Mississippi Eyes Ballot Measure Preserving Confederate Heritage, Making Christianity State Religion, English Official Language
If passed, a measure being considered for Mississippi’s 2016 ballots would make Christianity the State Religion, English the official language, and, according to its creators, preserve the State’s Confederate Heritage. That’s not all — the measure aims to ‘restrict or define’ Mississippi’s Heritage in a number of areas: State Flag and Nickname, and even university mascots. It’s currently officially defined as ‘Initiative 46,’ but proponents of the plan call it the ‘Heritage Initiative.’ If the petition garners enough response, it should show up on the Mississippi ballots in the 2016 election.
Promoted by the Magnolia State Heritage Campaign, the initiative proposes to do the following:
Acknowledge Mississippi as a “principally Christian and quintessentially Southern state” and the Christian Bible as a “foremost source of her founding principles, inspiration, and virtues.”
Declare English the official language in the state, and require all government and public communications to be in English only. (There is an exception for foreign language instruction, and those places where Latin or French are traditional, such as in medicine and law.)
The Mississippi Flag adopted in 1894 and confirmed by vote in 2001 will be declared the State Flag. (See below.)
The salute will be “I salute the flag of Mississippi and the sovereign state for which it stands with pride in her history and achievements and with confidence in her future under the guidance of Almighty God.”
“Dixie” be played after the “Star Spangled Banner” at public events.
Declare ‘Colonel Reb’ (depicted in stained glass below) as the official mascot of the University of Mississippi, and affirm that teams will be called “The Rebels.” (The measure also defines mascots for two other state universities, and forbids forcing a list of other universities to merge or consolidate.)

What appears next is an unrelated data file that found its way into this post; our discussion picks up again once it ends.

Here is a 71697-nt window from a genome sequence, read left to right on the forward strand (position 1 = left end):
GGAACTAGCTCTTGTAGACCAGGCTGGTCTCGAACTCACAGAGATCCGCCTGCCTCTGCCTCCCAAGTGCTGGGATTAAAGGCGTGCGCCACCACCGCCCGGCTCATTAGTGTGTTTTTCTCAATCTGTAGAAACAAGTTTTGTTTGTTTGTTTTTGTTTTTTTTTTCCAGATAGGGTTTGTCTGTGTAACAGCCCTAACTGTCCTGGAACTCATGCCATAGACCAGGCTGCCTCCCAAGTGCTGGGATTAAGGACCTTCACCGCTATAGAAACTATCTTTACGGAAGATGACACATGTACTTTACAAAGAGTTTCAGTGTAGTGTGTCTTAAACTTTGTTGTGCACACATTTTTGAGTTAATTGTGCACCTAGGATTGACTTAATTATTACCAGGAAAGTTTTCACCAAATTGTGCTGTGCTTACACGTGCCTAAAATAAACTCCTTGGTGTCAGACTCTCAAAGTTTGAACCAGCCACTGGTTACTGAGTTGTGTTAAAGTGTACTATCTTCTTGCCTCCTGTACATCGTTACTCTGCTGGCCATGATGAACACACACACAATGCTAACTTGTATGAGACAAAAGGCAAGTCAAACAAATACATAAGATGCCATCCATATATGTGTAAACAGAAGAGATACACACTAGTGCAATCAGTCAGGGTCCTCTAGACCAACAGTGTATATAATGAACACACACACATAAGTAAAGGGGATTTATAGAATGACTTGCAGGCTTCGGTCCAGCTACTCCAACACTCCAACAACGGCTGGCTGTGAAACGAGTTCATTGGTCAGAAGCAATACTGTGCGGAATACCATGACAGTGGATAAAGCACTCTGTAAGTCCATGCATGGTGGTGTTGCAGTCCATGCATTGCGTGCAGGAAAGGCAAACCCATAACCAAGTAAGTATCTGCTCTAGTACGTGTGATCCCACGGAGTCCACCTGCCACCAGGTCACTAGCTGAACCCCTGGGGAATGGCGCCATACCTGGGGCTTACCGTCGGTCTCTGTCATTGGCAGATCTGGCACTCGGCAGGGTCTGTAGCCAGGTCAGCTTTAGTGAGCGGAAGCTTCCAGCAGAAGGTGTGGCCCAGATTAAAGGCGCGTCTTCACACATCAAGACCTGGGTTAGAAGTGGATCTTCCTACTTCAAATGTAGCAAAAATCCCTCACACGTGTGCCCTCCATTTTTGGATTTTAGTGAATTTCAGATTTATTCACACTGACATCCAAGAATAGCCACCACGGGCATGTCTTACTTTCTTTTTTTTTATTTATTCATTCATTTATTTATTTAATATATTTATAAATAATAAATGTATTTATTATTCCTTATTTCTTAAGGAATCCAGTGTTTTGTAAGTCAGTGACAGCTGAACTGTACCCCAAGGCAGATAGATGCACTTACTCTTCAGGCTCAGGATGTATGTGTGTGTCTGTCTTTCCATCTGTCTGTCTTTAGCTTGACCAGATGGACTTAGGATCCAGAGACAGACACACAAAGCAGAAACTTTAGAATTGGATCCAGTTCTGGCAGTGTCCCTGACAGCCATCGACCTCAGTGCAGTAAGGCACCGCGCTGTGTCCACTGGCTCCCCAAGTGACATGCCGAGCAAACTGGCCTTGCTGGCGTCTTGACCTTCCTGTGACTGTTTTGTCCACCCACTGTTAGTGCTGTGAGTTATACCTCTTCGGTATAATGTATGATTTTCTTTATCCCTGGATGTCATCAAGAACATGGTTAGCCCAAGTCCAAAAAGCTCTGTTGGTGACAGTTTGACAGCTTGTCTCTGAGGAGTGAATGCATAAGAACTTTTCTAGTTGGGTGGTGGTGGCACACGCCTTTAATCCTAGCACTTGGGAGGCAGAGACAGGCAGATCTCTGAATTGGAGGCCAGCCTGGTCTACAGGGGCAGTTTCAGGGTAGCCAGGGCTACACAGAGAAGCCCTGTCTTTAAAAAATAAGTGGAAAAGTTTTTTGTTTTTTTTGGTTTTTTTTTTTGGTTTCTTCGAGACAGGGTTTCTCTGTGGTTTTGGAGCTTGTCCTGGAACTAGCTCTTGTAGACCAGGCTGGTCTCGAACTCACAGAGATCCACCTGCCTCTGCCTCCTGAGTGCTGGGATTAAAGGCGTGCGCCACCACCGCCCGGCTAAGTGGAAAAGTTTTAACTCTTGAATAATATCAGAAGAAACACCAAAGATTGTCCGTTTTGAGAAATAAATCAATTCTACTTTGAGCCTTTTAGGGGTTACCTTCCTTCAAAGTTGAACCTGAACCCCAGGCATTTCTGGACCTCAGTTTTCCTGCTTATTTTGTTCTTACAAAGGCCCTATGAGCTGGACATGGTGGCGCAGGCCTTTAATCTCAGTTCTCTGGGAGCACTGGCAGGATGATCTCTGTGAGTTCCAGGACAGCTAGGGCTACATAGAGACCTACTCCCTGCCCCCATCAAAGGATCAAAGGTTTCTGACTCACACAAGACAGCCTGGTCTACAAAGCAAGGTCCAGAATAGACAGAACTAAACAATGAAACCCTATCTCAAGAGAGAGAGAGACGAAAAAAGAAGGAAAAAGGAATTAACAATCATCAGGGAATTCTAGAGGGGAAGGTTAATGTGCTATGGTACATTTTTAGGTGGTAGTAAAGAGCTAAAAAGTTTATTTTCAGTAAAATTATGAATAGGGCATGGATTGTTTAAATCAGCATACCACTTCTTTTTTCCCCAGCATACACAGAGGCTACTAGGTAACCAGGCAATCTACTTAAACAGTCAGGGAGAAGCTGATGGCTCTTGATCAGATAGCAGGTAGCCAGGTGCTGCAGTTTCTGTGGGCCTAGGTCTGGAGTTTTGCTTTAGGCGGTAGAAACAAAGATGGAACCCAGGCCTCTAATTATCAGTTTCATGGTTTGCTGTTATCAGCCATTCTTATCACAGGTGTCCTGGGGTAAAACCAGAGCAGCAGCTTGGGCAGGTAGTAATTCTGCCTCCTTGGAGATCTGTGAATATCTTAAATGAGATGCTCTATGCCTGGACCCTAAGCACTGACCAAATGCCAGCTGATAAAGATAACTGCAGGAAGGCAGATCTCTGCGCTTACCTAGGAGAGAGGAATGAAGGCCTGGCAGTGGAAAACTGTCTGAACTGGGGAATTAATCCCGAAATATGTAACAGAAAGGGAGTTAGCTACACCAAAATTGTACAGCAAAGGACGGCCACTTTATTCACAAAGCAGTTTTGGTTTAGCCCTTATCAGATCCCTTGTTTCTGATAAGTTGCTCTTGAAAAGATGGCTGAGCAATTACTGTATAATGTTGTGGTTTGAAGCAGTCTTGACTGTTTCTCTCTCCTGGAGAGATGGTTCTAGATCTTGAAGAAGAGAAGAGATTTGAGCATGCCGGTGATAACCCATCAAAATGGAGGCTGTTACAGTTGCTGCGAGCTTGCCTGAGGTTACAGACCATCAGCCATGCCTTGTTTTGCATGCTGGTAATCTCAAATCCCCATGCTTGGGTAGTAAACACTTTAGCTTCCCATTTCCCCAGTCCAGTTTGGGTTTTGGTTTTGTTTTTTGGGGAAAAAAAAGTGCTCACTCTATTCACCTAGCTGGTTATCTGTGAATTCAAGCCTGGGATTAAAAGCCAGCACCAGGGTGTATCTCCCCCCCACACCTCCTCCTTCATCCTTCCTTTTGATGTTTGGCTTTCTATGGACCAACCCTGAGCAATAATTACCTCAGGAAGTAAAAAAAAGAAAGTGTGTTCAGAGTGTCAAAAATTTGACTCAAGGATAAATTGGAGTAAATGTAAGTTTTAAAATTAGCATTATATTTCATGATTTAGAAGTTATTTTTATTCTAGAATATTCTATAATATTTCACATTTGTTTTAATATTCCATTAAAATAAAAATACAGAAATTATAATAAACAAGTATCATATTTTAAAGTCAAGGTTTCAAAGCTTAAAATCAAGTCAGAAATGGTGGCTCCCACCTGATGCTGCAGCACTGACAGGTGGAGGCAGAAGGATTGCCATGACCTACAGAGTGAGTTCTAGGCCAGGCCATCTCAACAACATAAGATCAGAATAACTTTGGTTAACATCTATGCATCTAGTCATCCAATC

April would be declared Confederate Heritage Month, acknowledged by schools and used to guide curriculum, and the last day of that month would be Confederate Memorial Day, on which government offices would be closed, and employees would receive an unpaid holiday. The week before would be Dixie Week.
The Confederate Flag must be displayed on State Capitol grounds.
Borders would be restored to ‘original’ boundaries, erasing wording established in 1990.
The measure would also ensure that state identification, license tags, and other materials reflect the nickname, state flower, and flag (yes, all state id cards would bear a flag that includes the Confederate Flag as a portion of it), protect the flying of flags over veterans’ graves, and officially protect and preserve any publicly owned or held Confederate memorabilia.
According to a local news agency, the initiative is endorsed by such prominent Mississippians as former Miss America Susan Akin, author Julie Hawkins, and former State Representative Mark DuVall. The petition needs 107,216 signatures, 12% of the number of voters in the last gubernatorial election, in order to be placed on the ballot.
Proponents of the measure believe this is a sure thing. If they’re correct, Mississippi could be on the way to declaring Christianity as the State Religion and English as the official language in two years’ time.
No more pressing “1” for English.
(Article courtesy of the General William Barksdale camp 1220 SCV, Columbus, MS)